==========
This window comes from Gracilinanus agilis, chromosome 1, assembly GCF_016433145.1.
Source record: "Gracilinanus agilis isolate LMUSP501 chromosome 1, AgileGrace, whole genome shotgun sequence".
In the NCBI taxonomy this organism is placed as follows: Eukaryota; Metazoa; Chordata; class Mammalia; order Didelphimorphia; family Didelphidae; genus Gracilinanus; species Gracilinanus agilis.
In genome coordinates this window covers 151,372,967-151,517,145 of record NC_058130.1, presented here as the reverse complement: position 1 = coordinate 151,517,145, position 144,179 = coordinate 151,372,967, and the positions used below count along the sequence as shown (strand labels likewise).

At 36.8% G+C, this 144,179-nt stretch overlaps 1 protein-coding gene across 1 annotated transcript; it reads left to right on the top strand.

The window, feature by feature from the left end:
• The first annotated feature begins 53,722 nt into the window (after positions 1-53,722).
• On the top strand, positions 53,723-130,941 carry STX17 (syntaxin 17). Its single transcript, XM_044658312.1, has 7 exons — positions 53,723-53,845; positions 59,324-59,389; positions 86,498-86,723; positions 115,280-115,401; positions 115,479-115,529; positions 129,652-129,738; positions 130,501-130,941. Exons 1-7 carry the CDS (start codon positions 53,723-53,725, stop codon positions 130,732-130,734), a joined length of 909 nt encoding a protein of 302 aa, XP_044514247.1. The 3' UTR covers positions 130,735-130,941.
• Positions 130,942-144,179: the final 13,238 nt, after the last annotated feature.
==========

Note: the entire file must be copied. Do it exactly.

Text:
This window comes from Gracilinanus agilis, chromosome 1, assembly GCF_016433145.1.
Source record: "Gracilinanus agilis isolate LMUSP501 chromosome 1, AgileGrace, whole genome shotgun sequence".
In the NCBI taxonomy this organism is placed as follows: Eukaryota; Metazoa; Chordata; class Mammalia; order Didelphimorphia; family Didelphidae; genus Gracilinanus; species Gracilinanus agilis.
In genome coordinates this window covers 151,372,967-151,517,145 of record NC_058130.1, presented here as the reverse complement: position 1 = coordinate 151,517,145, position 144,179 = coordinate 151,372,967, and the positions used below count along the sequence as shown (strand labels likewise).

At 36.8% G+C, this 144,179-nt stretch overlaps 1 protein-coding gene across 1 annotated transcript; it reads left to right on the top strand.

The window, feature by feature from the left end:
• The first annotated feature begins 53,722 nt into the window (after positions 1-53,722).
• On the top strand, positions 53,723-130,941 carry STX17 (syntaxin 17). Its single transcript, XM_044658312.1, has 7 exons — positions 53,723-53,845; positions 59,324-59,389; positions 86,498-86,723; positions 115,280-115,401; positions 115,479-115,529; positions 129,652-129,738; positions 130,501-130,941. Exons 1-7 carry the CDS (start codon positions 53,723-53,725, stop codon positions 130,732-130,734), a joined length of 909 nt encoding a protein of 302 aa, XP_044514247.1. The 3' UTR covers positions 130,735-130,941.
• Positions 130,942-144,179: the final 13,238 nt, after the last annotated feature.